Many Western holidays are celebrated to honor saints or other religious figures. Few if any are held to commemorate poets. The Dragon Boat Festival, celebrated on the fifth day of the fifth lunar month, is held each year in China, Taiwan, Singapore, and Malaysia to honor the poet and statesman Qu Yuan.
Qu Yuan lived over two thousand years ago during China’s Warring States Period. He was a supporter of the Chu kingdom and served it faithfully for many years. However, corrupt ministers, jealous of Qu, turned the king against him, and Qu was banished from his home. During his exile, Qu Yuan wrote many famous poems expressing his love for his country. Many years later, the capital of the Chu kingdom was captured by the armies of its great rival, the Qin kingdom. In despair, Qu Yuan waded into the Milo River and drowned himself. The local villagers, who greatly admired the poet, raced out in their boats to try and save him. However, they were too late. To make sure that the fish would not eat his body, they threw balls of sticky rice into the water.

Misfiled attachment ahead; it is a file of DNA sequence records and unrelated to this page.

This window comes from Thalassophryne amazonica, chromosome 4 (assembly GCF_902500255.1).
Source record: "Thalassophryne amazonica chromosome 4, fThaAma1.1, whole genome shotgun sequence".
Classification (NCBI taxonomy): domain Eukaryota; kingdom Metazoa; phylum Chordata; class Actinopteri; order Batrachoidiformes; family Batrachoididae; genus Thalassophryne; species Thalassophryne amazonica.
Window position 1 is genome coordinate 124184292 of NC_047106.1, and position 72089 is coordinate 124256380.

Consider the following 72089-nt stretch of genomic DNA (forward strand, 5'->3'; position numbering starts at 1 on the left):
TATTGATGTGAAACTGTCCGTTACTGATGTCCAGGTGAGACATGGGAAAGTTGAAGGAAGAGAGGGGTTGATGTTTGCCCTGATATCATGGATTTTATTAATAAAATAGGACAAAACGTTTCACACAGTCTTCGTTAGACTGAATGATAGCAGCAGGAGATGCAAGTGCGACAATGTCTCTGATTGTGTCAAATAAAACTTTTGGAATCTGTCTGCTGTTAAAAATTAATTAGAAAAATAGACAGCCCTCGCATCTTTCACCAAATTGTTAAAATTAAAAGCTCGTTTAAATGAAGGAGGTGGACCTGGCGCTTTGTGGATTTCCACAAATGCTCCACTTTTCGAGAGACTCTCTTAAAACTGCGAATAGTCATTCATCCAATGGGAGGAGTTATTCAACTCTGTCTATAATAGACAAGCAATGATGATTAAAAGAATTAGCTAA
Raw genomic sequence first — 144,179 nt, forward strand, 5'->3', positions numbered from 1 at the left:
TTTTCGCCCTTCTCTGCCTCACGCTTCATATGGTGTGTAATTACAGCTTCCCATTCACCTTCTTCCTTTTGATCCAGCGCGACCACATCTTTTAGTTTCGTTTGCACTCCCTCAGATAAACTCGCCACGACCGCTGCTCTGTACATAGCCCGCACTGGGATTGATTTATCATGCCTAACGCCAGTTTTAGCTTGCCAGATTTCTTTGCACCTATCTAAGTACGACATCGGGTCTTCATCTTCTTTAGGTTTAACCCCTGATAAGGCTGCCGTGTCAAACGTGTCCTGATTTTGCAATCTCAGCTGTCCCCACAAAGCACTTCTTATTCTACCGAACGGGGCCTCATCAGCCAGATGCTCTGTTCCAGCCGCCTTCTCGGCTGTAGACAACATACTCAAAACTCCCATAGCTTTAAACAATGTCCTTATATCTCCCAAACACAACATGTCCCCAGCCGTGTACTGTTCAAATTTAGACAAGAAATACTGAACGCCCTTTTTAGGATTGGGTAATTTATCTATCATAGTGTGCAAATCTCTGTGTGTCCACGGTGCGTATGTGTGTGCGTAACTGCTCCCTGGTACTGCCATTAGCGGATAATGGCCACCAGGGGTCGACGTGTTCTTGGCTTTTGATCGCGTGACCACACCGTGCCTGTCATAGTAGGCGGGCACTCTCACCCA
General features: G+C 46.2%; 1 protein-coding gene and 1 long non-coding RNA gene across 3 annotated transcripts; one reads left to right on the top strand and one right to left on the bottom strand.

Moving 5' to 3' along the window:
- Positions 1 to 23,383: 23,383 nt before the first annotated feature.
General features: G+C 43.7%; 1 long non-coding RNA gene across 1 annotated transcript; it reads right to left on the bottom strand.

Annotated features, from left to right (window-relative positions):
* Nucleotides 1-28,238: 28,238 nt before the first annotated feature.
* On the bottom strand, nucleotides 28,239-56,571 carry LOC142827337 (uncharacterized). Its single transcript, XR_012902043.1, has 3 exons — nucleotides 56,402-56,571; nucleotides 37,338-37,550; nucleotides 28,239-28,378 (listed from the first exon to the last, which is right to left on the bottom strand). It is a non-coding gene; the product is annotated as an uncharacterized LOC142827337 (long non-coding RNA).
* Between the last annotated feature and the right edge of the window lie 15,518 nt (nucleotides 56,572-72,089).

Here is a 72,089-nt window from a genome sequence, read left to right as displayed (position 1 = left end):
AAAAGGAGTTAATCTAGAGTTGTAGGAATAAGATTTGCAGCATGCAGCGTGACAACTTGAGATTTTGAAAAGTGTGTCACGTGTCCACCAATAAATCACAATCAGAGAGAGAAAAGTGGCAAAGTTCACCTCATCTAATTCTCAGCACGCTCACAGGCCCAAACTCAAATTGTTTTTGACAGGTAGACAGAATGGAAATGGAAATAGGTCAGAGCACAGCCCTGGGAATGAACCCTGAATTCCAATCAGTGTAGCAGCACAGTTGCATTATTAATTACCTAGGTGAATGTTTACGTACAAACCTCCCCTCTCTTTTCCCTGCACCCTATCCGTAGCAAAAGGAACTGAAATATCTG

In remembrance of the villagers’ actions, every year people take part in dragon boat races on local rivers and lakes and also eat zongzi—sticky rice dumplings made with glutinous rice, meat, and mushrooms wrapped in bamboo leaves. Taiwan’s annual dragon boat races have become popular internationally, and teams from all over the world flock to the island to take part. Another Dragon Boat Festival tradition is the wearing of perfumed pouches. These colorful pouches are filled with a fragrant powder made from Chinese herbs and are worn by children to drive away evil spirits. This custom probably began because diseases and plagues were common during the midsummer months. Nowadays, however, they are worn simply for decoration.